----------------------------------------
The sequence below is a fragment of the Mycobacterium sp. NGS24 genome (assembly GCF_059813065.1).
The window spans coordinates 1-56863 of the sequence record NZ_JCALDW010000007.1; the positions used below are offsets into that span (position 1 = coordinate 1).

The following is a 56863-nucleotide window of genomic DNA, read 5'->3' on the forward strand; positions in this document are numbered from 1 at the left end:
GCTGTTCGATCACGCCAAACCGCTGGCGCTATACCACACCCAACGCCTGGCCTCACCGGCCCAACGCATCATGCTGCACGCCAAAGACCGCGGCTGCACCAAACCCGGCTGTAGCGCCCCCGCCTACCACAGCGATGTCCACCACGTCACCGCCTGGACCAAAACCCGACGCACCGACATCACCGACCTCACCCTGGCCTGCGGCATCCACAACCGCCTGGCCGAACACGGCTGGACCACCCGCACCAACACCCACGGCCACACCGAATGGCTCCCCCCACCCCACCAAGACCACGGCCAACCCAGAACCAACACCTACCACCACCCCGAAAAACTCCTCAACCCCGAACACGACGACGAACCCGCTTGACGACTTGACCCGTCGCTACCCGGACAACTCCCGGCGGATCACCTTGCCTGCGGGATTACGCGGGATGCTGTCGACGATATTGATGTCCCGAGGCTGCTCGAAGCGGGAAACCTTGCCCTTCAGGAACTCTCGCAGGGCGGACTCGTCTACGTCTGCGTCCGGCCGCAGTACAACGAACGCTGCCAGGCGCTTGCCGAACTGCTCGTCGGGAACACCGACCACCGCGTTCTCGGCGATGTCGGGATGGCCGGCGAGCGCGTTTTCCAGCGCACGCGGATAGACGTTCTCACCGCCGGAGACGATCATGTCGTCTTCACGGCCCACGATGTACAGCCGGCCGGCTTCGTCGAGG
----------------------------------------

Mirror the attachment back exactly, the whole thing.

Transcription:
The sequence below is a fragment of the Mycobacterium sp. NGS24 genome (assembly GCF_059813065.1).
The window spans coordinates 1-56863 of the sequence record NZ_JCALDW010000007.1; the positions used below are offsets into that span (position 1 = coordinate 1).

The following is a 56863-nucleotide window of genomic DNA, read 5'->3' on the forward strand; positions in this document are numbered from 1 at the left end:
GCTGTTCGATCACGCCAAACCGCTGGCGCTATACCACACCCAACGCCTGGCCTCACCGGCCCAACGCATCATGCTGCACGCCAAAGACCGCGGCTGCACCAAACCCGGCTGTAGCGCCCCCGCCTACCACAGCGATGTCCACCACGTCACCGCCTGGACCAAAACCCGACGCACCGACATCACCGACCTCACCCTGGCCTGCGGCATCCACAACCGCCTGGCCGAACACGGCTGGACCACCCGCACCAACACCCACGGCCACACCGAATGGCTCCCCCCACCCCACCAAGACCACGGCCAACCCAGAACCAACACCTACCACCACCCCGAAAAACTCCTCAACCCCGAACACGACGACGAACCCGCTTGACGACTTGACCCGTCGCTACCCGGACAACTCCCGGCGGATCACCTTGCCTGCGGGATTACGCGGGATGCTGTCGACGATATTGATGTCCCGAGGCTGCTCGAAGCGGGAAACCTTGCCCTTCAGGAACTCTCGCAGGGCGGACTCGTCTACGTCTGCGTCCGGCCGCAGTACAACGAACGCTGCCAGGCGCTTGCCGAACTGCTCGTCGGGAACACCGACCACCGCGTTCTCGGCGATGTCGGGATGGCCGGCGAGCGCGTTTTCCAGCGCACGCGGATAGACGTTCTCACCGCCGGAGACGATCATGTCGTCTTCACGGCCCACGATGTACAGCCGGCCGGCTTCGTCGAGG